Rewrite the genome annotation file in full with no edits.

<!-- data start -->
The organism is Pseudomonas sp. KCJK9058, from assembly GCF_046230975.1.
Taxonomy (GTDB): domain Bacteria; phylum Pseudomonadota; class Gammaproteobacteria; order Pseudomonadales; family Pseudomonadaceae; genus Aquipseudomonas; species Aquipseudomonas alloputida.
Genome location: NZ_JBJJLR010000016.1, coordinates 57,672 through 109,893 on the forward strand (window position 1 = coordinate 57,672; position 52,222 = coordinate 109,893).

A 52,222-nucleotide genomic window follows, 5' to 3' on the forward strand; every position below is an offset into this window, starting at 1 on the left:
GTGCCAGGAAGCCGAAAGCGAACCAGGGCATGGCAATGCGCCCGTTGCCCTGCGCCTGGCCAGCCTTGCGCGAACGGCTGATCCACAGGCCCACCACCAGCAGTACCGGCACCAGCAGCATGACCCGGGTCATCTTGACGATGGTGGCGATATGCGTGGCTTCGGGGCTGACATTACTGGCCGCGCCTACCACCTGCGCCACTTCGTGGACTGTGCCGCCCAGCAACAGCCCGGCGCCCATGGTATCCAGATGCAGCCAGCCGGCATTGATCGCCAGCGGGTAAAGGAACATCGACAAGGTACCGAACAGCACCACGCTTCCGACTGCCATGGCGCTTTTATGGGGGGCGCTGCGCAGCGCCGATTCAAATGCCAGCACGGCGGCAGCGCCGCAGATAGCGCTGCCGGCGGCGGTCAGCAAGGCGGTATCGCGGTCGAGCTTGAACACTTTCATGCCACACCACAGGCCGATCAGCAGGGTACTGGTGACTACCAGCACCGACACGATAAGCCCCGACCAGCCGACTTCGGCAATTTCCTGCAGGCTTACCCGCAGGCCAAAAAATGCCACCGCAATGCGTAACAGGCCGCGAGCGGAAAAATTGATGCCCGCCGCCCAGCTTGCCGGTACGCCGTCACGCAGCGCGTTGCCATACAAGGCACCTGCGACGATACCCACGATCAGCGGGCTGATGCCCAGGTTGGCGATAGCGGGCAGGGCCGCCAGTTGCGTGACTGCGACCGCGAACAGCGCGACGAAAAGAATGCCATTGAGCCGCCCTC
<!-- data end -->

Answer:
The organism is Pseudomonas sp. KCJK9058, from assembly GCF_046230975.1.
Taxonomy (GTDB): domain Bacteria; phylum Pseudomonadota; class Gammaproteobacteria; order Pseudomonadales; family Pseudomonadaceae; genus Aquipseudomonas; species Aquipseudomonas alloputida.
Genome location: NZ_JBJJLR010000016.1, coordinates 57,672 through 109,893 on the forward strand (window position 1 = coordinate 57,672; position 52,222 = coordinate 109,893).

A 52,222-nucleotide genomic window follows, 5' to 3' on the forward strand; every position below is an offset into this window, starting at 1 on the left:
GTGCCAGGAAGCCGAAAGCGAACCAGGGCATGGCAATGCGCCCGTTGCCCTGCGCCTGGCCAGCCTTGCGCGAACGGCTGATCCACAGGCCCACCACCAGCAGTACCGGCACCAGCAGCATGACCCGGGTCATCTTGACGATGGTGGCGATATGCGTGGCTTCGGGGCTGACATTACTGGCCGCGCCTACCACCTGCGCCACTTCGTGGACTGTGCCGCCCAGCAACAGCCCGGCGCCCATGGTATCCAGATGCAGCCAGCCGGCATTGATCGCCAGCGGGTAAAGGAACATCGACAAGGTACCGAACAGCACCACGCTTCCGACTGCCATGGCGCTTTTATGGGGGGCGCTGCGCAGCGCCGATTCAAATGCCAGCACGGCGGCAGCGCCGCAGATAGCGCTGCCGGCGGCGGTCAGCAAGGCGGTATCGCGGTCGAGCTTGAACACTTTCATGCCACACCACAGGCCGATCAGCAGGGTACTGGTGACTACCAGCACCGACACGATAAGCCCCGACCAGCCGACTTCGGCAATTTCCTGCAGGCTTACCCGCAGGCCAAAAAATGCCACCGCAATGCGTAACAGGCCGCGAGCGGAAAAATTGATGCCCGCCGCCCAGCTTGCCGGTACGCCGTCACGCAGCGCGTTGCCATACAAGGCACCTGCGACGATACCCACGATCAGCGGGCTGATGCCCAGGTTGGCGATAGCGGGCAGGGCCGCCAGTTGCGTGACTGCGACCGCGAACAGCGCGACGAAAAGAATGCCATTGAGCCGCCCTC